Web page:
Marielle immediately struck me as someone who likes to get vineyard dirt underneath her fingernails. I asked about her approach in the vineyard and if she has introduced a different way of doing things.
“I am really involved in the vineyard. We changed the pruning and we spend more time in all the technical details..."
I asked Marielle to clarify about the pruning.
“We chose Guyot simple for young vines and mixed Guyot for older vines in order to control the vigour of the vines (whereas before it was Guyot double). This has made the vines easier to prune according to the vigour and avoids the crowding of branches, creating better balance in the vine at harvest. It also means we have less sensitivity to disease, a controlled yield and better quality of clusters."
“All the work is now more precise. Since 2015 we have taken organic and biodynamic approaches. In 2017 the vineyard was certified ISO 14001. We have set up trials to observe the viticultural and oenological impact of organic and biodynamics. What I will say is that these practices allow the vine to defend itself naturally and they manufacture more polyphenols, the foundation of aromatics and tannic construction of wine. We are using biodynamic preparations such as 501P, 508 and so forth. Field trials have shown that these preparations contribute to the well being of the vines and the preservation of soils, for example, by increasing the number of earthworms and also preventing disease. We use phytotherapy [herbal treatments] such as Reine des Près [meadowsweet], wicker and chamomile, etc. depending upon the phenological stage of the vine and these make it possible to reduce the levels of copper. We also use green manure according to the soil and age of the vine that allows us to fertilize the soil in a vegetal way [légumineuses] and reduce soil compaction.”
And how about the harvest? “The first laboratory is the mouth! Of course we analyse the wine, but the taste is the most important. We pick ripe but not too ripe. The worst is for the Merlot to be picked late. We conduct a plot-by-plot selection so we can vinify per parcel. Before they used to harvest in two weeks, or six days over two weeks. Now we still harvest in six days but spread over one month. This is really important and this has increased quality. With respect to sorting, there is no recipe. For example, in 2015 and 2016 we just sorted by hand. In 2017 we sorted using a density machine or optical sorting. But if the harvest is homogenous, then sorting by hand is the best. If you sort the fruit too much then you can lose the soul of the wine. Wine is like art. The beauty is in the imperfections!”
Winemaker Marielle Cazaux, who told me she hates having her photo taken.
I asked Marielle about the future plans at La Conseillante.
“The Nicolas family wants to develop the proportion of Cabernet Franc into the wine. We are renewing the vineyard step by step and we want to reach around 30% Cabernet Franc in the blend within around ten years. Besides that we are seriously considering planting half a hectare of Cabernet Sauvignon. Did you know that the 1900 Conseillante was 16% Cabernet Sauvignon?”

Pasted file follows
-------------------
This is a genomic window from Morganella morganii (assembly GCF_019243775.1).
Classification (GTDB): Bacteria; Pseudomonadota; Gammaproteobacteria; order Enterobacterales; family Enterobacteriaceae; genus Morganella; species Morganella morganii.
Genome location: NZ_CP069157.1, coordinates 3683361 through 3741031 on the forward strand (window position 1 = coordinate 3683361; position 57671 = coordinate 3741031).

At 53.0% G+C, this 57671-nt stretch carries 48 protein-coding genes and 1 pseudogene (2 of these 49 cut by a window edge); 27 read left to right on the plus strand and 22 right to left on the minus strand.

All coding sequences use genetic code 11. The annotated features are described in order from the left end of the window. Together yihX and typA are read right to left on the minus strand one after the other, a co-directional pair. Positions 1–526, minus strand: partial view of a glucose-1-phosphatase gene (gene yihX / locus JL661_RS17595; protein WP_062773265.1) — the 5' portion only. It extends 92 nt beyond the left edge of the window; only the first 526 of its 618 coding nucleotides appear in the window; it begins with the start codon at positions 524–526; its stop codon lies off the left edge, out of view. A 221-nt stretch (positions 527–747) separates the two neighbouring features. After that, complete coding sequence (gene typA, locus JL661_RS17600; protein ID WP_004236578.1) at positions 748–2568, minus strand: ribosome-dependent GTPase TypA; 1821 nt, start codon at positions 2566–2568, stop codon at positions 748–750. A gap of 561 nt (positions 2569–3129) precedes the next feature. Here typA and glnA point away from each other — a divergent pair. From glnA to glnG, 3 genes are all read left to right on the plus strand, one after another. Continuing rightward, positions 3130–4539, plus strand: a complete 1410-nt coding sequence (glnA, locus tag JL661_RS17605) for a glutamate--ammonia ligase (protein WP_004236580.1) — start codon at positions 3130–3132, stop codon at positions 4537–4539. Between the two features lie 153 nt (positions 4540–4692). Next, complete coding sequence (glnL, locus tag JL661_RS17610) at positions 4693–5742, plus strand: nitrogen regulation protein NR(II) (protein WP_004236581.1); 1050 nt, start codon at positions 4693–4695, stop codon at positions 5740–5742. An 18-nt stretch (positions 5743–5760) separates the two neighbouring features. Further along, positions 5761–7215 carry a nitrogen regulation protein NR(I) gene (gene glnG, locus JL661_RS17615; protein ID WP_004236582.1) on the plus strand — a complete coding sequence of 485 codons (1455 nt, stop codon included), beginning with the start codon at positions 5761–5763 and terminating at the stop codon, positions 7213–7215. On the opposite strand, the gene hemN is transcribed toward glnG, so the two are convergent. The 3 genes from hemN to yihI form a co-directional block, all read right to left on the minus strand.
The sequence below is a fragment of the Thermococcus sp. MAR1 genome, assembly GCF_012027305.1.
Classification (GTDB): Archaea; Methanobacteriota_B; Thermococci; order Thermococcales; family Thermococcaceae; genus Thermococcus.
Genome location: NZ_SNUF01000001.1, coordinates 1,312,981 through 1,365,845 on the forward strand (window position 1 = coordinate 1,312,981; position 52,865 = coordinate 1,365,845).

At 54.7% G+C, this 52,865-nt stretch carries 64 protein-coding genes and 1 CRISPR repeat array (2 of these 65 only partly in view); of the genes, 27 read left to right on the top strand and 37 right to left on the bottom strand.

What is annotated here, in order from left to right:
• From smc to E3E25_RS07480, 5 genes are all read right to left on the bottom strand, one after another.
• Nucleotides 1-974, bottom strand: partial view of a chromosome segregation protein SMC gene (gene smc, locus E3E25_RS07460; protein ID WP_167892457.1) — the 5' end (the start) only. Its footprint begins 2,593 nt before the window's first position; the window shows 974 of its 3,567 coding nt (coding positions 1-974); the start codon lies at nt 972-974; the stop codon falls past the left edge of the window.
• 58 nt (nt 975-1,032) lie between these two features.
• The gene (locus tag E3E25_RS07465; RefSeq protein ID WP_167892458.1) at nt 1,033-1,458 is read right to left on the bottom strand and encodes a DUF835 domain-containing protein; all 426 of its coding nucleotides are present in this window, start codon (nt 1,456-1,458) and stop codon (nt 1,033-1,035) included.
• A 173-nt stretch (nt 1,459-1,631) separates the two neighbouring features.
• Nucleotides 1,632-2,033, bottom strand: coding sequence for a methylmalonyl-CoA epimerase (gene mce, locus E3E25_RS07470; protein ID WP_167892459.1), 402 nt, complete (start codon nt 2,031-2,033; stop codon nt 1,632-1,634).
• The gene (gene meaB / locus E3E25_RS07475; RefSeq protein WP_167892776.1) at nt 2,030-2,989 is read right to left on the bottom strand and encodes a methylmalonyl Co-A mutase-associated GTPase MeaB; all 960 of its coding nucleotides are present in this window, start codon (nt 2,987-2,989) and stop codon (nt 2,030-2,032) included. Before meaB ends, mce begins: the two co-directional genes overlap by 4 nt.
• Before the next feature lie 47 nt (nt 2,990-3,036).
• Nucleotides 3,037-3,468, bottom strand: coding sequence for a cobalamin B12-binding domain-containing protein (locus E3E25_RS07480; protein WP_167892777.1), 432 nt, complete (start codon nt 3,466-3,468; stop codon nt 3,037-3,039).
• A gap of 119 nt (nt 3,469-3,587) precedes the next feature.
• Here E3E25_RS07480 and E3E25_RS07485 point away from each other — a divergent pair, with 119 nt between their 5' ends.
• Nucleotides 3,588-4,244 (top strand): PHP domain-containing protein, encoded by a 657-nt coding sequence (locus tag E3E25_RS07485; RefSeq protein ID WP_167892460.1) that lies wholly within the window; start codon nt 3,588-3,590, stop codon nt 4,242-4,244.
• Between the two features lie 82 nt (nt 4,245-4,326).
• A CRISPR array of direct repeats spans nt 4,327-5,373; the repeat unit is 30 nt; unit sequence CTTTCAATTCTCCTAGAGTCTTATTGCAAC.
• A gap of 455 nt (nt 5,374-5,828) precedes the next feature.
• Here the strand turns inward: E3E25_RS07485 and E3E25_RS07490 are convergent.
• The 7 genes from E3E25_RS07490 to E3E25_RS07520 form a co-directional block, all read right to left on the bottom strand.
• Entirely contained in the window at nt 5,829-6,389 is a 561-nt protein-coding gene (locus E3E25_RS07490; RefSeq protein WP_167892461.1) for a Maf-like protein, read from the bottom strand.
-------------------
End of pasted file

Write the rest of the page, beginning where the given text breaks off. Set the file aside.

The winemaking here is traditional and fairly straightforward. The must undergoes a two to four day pre-ferment cold maceration at around 10 to 12° Celsius before transferring into the vats. The wine is matured in 55% to 80% new oak depending on the vintage with racking every three months, the barrels sourced from several cooperages. Incidentally, those percentages follow a trend for decreasing the percentage of new oak that used to be between 80% and 100%. Since 2007 a second label, Duo de Conseillante has been introduced, sourced from younger vines and with a slightly higher proportion of Merlot, aged in 50% new oak. Tasting notes for all vintages are included in this article. Duo de Conseillante actually represents a great value and can repay cellaring if you are inclined.
Before broaching the vintages poured at the vertical tasting at the château, a brief summary for vintages that predate the appointment of Ribéreau-Gayon in 1982 might be instructive. Venerable bottles of La Conseillante are rarely seen these days, since much of the production was consumed and the château never kept a library of vintages. In a nutshell, the post-war period is worth investigating. Up until the mid-fifties, subject to provenance, quality can be excellent. Merchants would have bottled much of production and so these can vary. Quality seems to dip from the late fifties, and the following two decades mark a fallow period with only intermittent success. The first vintage that rediscovered the potential of La Conseillante is unquestionably the 1982. A recent bottle at the International Business & Wine Pomerol dinner surpassed my expectations. I anticipated that it would have started to fatigue. Not in the slightest! This remains a beautiful, svelte and charming Pomerol that might have lost a little vigour, but it is just so well balanced and sensual that you can overlook that. After the 1982, quality control seems to go awry and this damaged La Conseillante’s reputation. The 1985 La Conseillante does not quite have the depth and complexity of the 1982, but it remains a lovely, almost “melted Pomerol” that just glides across the palate. Neither the 1983 nor the 1986 have ever occupied the same level. In this era, La Conseillante was reliant on a favourable growing season to make a great wine.